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It's easy to assume an agency like us will take a big project, deliver a site and move on, but we show clients that a website is continually under construction and improvements can always be made.

In 2007, the "Global Capacities Alert & Response" (GCR) department of the World Health Organisation (WHO) set up a Learning Management System (LMS) with Moodle. In 2015, they added Drupal to optimise the distribution of training packages and to host communities of practice. In doing so, the learning platform became "Health Security Learning Platform" (HSLP) that provides content for learners and training packages for trainers.

All members are identified with the Open ID ADS (Application Directory Service).

In order to respond to expanding demand on the use of the site by both internal and external users, they needed our help to make some improvements.

We met with the HSLP team in Lyon last year and had two days of on-boarding, understanding the pain points of the site from the eyes of the maintainers was our first priority because there were development issues the team couldn't do, such as integrating sign-on and applying security updates.

The original homepage lacked navigation making it hard to find the content.

We learned about how the HSLP programme is only a small part of GCR and when outbreaks of things such as Ebola then resources and budgets are quickly shifted around so the learning platform doesn't see consistent development. Understanding how the department works were fundamental in what steps we made next. We knew we needed to keep the HSLP secure and stable as a top priority but in just two days we have a very long list of possible changes we could make to the site and maximum impact in a short amount of time was needed to help the programme get more budget allocated to it.

Information architecture and a new header

The navigation and homepage became our priority.

The information architecture was there on the Drupal side. The site had three distinct areas, but you could only reach them via the slideshow in the centre of the screen. The Drupal menu structure provided us with a clear path. Half the task was getting the Moodle menu to follow in the same way.

We tweaked the top level menu items to sound proactive, depending on the type of user. We identified two types: students who needed to learn and teachers needed to build training courses, both user roles needed to connect and share findings.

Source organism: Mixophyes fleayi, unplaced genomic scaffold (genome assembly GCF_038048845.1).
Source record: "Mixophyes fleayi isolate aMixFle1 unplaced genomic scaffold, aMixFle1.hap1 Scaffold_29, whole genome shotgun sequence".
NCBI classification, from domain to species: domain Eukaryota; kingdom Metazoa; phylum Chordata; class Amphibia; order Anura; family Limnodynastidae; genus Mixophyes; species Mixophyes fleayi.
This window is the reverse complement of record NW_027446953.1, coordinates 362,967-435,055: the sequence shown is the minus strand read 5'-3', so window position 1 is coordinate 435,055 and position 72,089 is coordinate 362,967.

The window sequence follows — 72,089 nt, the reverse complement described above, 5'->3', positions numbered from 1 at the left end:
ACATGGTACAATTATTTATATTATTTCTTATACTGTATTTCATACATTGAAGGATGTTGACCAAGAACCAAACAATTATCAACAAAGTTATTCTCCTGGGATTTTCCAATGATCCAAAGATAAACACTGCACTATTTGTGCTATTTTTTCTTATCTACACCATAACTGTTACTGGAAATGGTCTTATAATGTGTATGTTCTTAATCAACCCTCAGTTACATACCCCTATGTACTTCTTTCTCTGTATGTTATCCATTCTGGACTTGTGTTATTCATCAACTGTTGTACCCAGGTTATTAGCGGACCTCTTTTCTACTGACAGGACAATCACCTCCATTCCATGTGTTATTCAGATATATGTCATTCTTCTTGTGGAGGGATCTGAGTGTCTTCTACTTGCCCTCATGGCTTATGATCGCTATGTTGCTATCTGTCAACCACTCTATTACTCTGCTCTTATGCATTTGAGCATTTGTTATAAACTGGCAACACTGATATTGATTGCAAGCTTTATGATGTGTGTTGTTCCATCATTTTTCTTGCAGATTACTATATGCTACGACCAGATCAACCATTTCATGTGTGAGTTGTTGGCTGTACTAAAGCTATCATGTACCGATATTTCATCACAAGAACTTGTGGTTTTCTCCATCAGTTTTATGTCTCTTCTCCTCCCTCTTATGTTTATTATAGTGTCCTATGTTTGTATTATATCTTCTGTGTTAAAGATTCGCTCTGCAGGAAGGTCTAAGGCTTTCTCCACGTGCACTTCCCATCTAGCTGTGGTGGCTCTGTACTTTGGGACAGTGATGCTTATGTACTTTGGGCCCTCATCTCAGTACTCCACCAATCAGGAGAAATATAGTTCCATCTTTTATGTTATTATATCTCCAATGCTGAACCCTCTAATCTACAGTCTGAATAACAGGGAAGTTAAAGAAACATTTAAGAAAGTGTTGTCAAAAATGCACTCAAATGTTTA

Part of the Design decisions PDF created for HSLP to present to the rest of the GCR team.

Topics

In addition, a new section called 'Browse by topics' has been added to show online courses and training materials grouped by a specific topic.

Each topic contains a big picture to add a visual clue what the topic is about, content is then divided by 'Learn' and 'Build'. Some topics have an extra banner at the bottom where users can find more information and this is one of the areas we're looking forward to improving further.

With this, users can reduce the time searching courses through the website, and they can see all the content on the same page, providing another journey for users to get to the information they need.

Single sign-on

One of the main objectives was the implementation of a Single Sign-on in the website.

Until now, WHO was using OpenID as authentication server but it was causing tons of headaches in the support team because the account providers are WIMS, ADS and Paho, so they were always having to help with people not knowing how to login and passwords…

To solve this issue, we remove OpenID and implemented ADFS, as they were fed up with the different types of users not being able to access different platforms. There is currently a separate section for profile management without any synchronization (Drupal and Moodle) and there were remaining glitches when registered members pass from one platform to another with OpenID.

With ADFS, users have a place where they log in but can do so with any of the previous account providers, making the information and user journey more consistent.

Homepage and Calls to Action

The final step was to look at the homepage and improve the Calls to Action further. A tagline explaining what you can do on the site and four large CTAs meant the website suddenly felt alive.

Removing the slideshow meant we had room for some impact.

Outcomes

We feel we've managed to create a renewed sense of enthusiasm and lease of life within the HSLP team, within a limited budget. With a site that is easier to navigate around and learn from, we're not finished yet, but we're making leaps of progress with making the HSLP a place where public health officials want to learn about Health Security.

We're looking forward to helping WHO with the next phase of this important and empowering website.

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Written by

Justine Pocock

Head of Design